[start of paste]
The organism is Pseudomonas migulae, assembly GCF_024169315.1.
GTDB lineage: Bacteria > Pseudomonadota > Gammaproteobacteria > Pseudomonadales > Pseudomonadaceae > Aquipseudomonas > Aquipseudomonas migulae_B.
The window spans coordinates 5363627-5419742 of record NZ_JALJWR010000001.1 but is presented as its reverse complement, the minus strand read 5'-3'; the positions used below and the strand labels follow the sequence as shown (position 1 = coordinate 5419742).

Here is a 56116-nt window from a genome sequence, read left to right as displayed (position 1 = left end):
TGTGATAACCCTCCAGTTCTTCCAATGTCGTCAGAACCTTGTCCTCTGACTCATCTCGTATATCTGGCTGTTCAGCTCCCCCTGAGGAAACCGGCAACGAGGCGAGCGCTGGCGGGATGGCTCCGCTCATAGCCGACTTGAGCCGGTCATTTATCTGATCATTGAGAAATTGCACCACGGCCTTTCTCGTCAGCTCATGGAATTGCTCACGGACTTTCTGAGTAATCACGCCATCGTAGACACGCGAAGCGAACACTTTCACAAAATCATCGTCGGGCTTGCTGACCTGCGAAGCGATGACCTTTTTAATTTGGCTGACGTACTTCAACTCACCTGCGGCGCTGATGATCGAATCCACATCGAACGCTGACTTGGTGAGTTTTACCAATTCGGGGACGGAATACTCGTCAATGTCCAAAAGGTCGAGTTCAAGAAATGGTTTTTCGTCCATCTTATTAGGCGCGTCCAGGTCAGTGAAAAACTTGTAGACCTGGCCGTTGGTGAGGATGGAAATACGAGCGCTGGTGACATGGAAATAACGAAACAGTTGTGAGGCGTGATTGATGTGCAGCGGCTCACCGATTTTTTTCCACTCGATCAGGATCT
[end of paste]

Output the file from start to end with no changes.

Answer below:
The organism is Pseudomonas migulae, assembly GCF_024169315.1.
GTDB lineage: Bacteria > Pseudomonadota > Gammaproteobacteria > Pseudomonadales > Pseudomonadaceae > Aquipseudomonas > Aquipseudomonas migulae_B.
The window spans coordinates 5363627-5419742 of record NZ_JALJWR010000001.1 but is presented as its reverse complement, the minus strand read 5'-3'; the positions used below and the strand labels follow the sequence as shown (position 1 = coordinate 5419742).

Here is a 56116-nt window from a genome sequence, read left to right as displayed (position 1 = left end):
TGTGATAACCCTCCAGTTCTTCCAATGTCGTCAGAACCTTGTCCTCTGACTCATCTCGTATATCTGGCTGTTCAGCTCCCCCTGAGGAAACCGGCAACGAGGCGAGCGCTGGCGGGATGGCTCCGCTCATAGCCGACTTGAGCCGGTCATTTATCTGATCATTGAGAAATTGCACCACGGCCTTTCTCGTCAGCTCATGGAATTGCTCACGGACTTTCTGAGTAATCACGCCATCGTAGACACGCGAAGCGAACACTTTCACAAAATCATCGTCGGGCTTGCTGACCTGCGAAGCGATGACCTTTTTAATTTGGCTGACGTACTTCAACTCACCTGCGGCGCTGATGATCGAATCCACATCGAACGCTGACTTGGTGAGTTTTACCAATTCGGGGACGGAATACTCGTCAATGTCCAAAAGGTCGAGTTCAAGAAATGGTTTTTCGTCCATCTTATTAGGCGCGTCCAGGTCAGTGAAAAACTTGTAGACCTGGCCGTTGGTGAGGATGGAAATACGAGCGCTGGTGACATGGAAATAACGAAACAGTTGTGAGGCGTGATTGATGTGCAGCGGCTCACCGATTTTTTTCCACTCGATCAGGATCT